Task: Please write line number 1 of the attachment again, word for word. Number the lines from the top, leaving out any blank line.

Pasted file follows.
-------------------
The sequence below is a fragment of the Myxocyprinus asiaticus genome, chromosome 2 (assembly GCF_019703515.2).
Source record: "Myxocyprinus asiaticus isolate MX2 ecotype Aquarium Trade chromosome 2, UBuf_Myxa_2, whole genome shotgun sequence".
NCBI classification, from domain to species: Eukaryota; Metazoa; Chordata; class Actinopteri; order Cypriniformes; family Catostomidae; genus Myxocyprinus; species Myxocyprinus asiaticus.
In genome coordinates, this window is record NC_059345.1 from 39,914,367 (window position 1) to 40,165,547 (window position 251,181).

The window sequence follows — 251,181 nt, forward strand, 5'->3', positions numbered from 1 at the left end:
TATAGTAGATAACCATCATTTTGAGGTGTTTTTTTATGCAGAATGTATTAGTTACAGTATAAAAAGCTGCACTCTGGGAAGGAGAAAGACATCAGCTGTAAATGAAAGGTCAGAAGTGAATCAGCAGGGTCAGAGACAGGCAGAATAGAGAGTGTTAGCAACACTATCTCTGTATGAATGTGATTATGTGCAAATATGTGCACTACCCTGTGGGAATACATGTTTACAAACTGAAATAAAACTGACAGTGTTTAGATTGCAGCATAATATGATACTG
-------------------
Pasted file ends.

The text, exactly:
The sequence below is a fragment of the Myxocyprinus asiaticus genome, chromosome 2 (assembly GCF_019703515.2).